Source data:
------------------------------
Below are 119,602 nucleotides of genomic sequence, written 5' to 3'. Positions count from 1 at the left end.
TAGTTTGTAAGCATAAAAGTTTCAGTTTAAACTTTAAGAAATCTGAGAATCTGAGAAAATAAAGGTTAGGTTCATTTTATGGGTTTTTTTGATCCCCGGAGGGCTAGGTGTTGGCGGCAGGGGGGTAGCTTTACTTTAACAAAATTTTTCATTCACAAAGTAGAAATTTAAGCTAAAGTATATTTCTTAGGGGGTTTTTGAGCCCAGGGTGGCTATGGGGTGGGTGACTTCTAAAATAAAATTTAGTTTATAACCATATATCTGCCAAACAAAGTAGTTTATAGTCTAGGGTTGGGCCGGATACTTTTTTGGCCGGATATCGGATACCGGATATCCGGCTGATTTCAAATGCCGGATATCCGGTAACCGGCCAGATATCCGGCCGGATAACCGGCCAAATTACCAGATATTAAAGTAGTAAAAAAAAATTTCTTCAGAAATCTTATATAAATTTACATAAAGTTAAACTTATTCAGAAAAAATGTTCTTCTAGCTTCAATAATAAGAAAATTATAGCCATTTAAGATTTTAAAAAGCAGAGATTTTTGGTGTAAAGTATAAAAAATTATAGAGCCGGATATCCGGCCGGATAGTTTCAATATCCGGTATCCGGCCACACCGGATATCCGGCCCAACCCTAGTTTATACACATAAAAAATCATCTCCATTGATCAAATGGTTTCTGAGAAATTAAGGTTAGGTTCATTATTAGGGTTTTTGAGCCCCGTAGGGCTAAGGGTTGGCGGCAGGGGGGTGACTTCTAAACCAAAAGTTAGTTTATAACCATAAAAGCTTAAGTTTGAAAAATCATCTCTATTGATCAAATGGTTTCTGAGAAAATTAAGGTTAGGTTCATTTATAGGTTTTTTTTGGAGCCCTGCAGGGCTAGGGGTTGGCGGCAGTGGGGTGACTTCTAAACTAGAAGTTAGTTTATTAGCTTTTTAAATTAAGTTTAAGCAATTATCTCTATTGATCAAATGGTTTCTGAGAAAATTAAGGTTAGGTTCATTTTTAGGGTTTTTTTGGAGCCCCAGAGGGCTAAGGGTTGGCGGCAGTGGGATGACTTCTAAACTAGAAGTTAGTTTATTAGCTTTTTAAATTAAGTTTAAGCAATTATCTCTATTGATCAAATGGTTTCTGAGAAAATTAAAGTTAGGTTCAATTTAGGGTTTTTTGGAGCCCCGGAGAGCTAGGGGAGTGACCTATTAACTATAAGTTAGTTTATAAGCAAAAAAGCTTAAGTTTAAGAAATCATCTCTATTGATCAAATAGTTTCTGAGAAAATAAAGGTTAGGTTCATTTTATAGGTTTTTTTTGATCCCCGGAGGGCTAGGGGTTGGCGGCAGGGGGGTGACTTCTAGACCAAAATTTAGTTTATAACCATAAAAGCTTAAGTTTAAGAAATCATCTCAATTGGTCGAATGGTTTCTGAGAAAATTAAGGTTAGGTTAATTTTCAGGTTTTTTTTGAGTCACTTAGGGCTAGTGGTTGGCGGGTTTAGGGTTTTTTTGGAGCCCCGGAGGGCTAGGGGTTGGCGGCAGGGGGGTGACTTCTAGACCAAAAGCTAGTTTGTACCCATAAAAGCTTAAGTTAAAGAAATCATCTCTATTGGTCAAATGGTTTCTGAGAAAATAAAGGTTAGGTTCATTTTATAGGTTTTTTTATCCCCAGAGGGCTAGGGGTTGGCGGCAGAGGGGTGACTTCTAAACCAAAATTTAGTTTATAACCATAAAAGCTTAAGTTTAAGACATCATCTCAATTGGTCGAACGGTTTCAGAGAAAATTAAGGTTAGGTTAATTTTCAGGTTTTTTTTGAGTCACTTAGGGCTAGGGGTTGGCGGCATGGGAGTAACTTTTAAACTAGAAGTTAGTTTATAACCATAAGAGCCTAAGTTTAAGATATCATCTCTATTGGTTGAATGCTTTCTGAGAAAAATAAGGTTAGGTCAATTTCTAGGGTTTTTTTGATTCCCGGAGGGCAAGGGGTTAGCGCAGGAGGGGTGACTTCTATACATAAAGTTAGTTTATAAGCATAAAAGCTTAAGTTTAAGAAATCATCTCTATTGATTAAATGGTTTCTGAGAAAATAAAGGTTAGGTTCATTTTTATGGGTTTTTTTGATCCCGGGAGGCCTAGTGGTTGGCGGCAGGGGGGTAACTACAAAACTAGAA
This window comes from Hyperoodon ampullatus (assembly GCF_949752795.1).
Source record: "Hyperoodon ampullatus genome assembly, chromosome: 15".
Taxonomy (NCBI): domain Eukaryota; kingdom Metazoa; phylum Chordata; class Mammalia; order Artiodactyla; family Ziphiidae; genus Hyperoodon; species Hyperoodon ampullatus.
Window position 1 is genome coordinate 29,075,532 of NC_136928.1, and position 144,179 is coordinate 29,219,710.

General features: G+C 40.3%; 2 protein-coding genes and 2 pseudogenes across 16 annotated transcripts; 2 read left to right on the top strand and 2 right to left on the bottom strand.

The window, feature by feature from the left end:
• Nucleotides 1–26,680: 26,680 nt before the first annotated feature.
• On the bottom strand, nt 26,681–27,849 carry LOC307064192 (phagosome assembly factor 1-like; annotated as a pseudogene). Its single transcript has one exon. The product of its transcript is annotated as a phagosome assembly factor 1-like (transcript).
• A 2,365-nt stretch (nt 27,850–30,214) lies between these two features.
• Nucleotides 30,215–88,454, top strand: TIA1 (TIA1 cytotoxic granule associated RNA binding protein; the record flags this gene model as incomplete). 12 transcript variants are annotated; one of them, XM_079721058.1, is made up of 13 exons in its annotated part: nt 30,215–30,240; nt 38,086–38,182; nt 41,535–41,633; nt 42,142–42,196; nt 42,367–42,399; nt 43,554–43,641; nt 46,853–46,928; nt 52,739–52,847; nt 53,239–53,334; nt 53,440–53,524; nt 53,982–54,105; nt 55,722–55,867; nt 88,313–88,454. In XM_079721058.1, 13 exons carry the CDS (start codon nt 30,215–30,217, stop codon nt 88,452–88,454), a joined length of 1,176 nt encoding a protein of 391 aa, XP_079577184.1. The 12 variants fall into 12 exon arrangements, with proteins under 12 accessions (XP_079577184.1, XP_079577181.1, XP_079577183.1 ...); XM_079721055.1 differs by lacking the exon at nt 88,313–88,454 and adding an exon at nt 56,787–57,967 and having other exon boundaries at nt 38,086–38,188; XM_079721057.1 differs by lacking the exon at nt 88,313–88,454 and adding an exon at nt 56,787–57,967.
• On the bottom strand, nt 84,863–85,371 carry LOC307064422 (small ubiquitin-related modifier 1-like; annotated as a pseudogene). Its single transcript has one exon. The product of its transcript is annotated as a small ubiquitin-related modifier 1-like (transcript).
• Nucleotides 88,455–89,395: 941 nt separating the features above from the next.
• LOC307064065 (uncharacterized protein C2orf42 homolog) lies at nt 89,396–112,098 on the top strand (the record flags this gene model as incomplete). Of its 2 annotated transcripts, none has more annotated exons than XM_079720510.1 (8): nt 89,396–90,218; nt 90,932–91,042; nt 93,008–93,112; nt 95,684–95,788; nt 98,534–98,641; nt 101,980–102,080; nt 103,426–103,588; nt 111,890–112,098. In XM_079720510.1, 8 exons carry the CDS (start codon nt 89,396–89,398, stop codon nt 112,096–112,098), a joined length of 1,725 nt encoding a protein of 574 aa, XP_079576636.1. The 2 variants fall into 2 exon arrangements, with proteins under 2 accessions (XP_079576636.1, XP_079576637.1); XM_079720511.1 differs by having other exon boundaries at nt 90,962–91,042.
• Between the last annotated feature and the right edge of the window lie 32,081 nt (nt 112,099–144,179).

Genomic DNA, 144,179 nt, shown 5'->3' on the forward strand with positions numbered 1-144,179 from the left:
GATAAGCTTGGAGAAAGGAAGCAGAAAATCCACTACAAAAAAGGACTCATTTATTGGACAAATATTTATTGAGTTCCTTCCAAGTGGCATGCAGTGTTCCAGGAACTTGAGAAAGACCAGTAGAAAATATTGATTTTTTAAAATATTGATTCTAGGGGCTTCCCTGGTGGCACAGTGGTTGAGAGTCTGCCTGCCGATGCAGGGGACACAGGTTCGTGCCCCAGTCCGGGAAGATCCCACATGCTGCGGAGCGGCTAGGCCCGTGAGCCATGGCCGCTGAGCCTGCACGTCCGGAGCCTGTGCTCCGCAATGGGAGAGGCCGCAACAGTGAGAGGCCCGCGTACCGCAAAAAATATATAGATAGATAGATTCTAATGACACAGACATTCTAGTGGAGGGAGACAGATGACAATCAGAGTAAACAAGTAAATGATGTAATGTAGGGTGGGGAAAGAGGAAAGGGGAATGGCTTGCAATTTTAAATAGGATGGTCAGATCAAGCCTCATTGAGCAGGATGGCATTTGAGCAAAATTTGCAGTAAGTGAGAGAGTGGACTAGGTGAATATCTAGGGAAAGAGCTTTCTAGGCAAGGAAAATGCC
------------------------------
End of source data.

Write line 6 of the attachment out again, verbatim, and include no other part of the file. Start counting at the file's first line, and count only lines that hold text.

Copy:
Window position 1 is genome coordinate 29,075,532 of NC_136928.1, and position 144,179 is coordinate 29,219,710.